What better month to begin a blog than October?
After all, it was in October 4004 B.C. that the creation of the world began.

That’s 6020 years ago!
Yes, indeed. I read it in a book, so it must be true.

My copy of A Complete and Universal English Dictionary, by the Rev. James Barclay (“Curate of Edmonton, in Middlesex, and many years Master of an Academy in Goodman’s Fields and at Tottenham”), says that the world was created on the 23rd of October 4004 B.C.

In the section entitled “An outline of antient and modern history”, the good reverend says:

Before Christ. 4004: According to Archbishop Usher, the creation of the world began on Sunday October 23; and that of Adam and Eve took place on Friday Oct. 28.

An outline of antient and modern history, 4004 BC

See, I told you the world began in 4004 B.C.!
But you didn’t believe me? Oh, ye of little faith.

Although the book was published in 1792, facts don’t change with the years, so this knowledgeable tome is still a good resource for information, even after all this time.

Maybe there should be commemorations of this date held annually around the world.
Each year there could be major celebrations on the 23rd of October; after all, who wouldn’t want to celebrate the creation of our planet?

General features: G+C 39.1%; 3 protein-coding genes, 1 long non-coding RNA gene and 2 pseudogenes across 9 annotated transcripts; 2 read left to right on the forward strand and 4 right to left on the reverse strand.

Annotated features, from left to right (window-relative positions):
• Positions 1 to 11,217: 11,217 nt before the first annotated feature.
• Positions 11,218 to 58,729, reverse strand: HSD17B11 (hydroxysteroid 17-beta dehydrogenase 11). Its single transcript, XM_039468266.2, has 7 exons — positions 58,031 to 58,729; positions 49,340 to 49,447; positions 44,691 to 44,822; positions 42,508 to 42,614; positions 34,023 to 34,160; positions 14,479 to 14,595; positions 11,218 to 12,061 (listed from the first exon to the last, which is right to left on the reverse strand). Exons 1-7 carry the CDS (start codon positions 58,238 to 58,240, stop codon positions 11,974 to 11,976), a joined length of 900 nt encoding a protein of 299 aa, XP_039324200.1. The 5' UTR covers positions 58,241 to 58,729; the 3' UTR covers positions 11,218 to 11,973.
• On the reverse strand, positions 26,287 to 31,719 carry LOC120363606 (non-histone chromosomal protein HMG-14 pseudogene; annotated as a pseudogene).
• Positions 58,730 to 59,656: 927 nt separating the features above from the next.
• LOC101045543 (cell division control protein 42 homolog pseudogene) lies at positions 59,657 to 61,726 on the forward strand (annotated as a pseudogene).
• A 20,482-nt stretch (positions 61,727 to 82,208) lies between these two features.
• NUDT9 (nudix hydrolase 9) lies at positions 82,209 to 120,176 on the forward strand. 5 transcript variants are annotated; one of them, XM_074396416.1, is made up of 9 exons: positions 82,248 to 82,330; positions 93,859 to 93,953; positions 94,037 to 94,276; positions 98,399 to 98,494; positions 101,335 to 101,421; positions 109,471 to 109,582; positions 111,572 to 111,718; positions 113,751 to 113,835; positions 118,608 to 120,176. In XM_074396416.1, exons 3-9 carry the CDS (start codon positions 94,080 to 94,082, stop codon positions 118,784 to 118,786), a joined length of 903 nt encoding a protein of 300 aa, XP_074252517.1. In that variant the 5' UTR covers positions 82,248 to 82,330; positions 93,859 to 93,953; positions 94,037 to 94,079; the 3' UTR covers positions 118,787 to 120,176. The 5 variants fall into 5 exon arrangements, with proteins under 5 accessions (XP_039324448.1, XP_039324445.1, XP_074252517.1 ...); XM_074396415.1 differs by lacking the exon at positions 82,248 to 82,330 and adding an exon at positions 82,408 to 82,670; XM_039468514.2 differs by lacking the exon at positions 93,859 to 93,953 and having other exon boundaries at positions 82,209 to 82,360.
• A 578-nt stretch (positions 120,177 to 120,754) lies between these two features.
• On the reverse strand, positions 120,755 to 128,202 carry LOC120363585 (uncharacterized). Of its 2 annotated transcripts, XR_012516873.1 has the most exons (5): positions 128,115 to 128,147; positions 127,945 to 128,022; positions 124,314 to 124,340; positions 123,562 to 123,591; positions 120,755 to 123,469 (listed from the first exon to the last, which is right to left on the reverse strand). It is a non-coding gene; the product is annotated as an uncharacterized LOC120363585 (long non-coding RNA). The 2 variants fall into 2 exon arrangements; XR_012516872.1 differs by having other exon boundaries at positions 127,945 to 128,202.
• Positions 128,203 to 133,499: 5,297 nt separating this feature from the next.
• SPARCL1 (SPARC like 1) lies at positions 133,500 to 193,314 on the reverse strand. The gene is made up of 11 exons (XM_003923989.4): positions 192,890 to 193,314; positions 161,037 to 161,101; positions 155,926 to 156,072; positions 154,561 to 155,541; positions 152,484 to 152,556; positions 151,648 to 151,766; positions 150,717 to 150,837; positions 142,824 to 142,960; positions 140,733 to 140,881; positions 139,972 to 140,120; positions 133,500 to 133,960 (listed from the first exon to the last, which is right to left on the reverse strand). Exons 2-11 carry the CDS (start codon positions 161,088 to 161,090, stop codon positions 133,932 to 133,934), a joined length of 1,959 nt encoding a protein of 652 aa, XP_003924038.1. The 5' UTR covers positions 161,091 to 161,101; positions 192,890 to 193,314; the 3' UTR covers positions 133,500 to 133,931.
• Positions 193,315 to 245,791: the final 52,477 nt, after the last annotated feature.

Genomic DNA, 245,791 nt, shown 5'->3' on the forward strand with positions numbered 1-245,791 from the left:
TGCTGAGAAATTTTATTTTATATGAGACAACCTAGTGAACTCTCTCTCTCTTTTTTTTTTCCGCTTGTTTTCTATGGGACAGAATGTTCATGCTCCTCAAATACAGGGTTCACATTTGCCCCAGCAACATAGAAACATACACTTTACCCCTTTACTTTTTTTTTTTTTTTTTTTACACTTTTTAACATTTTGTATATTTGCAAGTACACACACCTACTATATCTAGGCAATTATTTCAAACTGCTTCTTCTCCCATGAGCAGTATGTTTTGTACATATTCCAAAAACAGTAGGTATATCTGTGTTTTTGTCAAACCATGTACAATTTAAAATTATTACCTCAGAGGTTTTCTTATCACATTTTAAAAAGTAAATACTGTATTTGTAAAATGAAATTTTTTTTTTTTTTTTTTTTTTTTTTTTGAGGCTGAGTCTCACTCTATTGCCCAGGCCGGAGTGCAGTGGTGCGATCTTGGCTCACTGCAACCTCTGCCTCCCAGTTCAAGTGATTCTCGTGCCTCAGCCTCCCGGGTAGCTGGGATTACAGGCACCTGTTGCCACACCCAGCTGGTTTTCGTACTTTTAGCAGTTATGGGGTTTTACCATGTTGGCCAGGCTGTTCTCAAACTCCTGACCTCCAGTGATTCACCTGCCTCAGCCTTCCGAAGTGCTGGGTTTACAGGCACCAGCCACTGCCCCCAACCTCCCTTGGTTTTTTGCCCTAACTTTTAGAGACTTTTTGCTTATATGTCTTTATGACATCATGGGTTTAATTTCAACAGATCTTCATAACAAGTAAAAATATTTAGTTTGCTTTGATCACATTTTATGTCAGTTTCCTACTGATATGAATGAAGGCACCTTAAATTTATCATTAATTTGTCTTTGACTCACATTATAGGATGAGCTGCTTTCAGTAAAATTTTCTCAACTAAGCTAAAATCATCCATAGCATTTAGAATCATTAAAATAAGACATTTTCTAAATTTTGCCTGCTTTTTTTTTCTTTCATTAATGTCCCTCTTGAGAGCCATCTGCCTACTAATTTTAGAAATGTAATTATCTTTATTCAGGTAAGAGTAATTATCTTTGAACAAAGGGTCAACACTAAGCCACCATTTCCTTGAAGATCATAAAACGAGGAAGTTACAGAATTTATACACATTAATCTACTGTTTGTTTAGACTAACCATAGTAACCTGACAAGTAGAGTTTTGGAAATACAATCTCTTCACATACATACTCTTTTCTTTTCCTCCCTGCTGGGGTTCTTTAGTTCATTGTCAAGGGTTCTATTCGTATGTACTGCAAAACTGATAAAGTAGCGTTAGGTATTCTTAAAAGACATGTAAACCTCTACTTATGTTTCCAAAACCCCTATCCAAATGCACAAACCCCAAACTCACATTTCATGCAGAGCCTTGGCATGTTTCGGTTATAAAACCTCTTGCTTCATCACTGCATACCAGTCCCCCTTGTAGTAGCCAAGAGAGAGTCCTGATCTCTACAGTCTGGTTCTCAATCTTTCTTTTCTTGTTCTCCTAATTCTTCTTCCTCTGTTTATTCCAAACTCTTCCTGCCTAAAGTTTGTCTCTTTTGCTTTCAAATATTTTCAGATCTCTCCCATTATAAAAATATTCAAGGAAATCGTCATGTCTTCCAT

Alongside New Year’s Day, Easter, and Christmas, how about a “Beginning of the World” celebration?
It could be a great day with lots of events. And it would give people another public holiday; there’s not many who would complain about that.

So, who’s ready for a “Beginning of the World” celebration?

An outline of antient and modern history



See:
James Barclay, A Complete and Universal English Dictionary, London: J. F. and C. Rivington, et al, 1792 [aside from the first few sections, which are numbered up to p. xlvii, the majority of the book does not have page numbering; the section entitled “An outline of antient and modern history” is at the very back of the book, just after the dictionary entries for the letter “z”]

A Complete and Universal English Dictionary, 1792

[/tongue in cheek]

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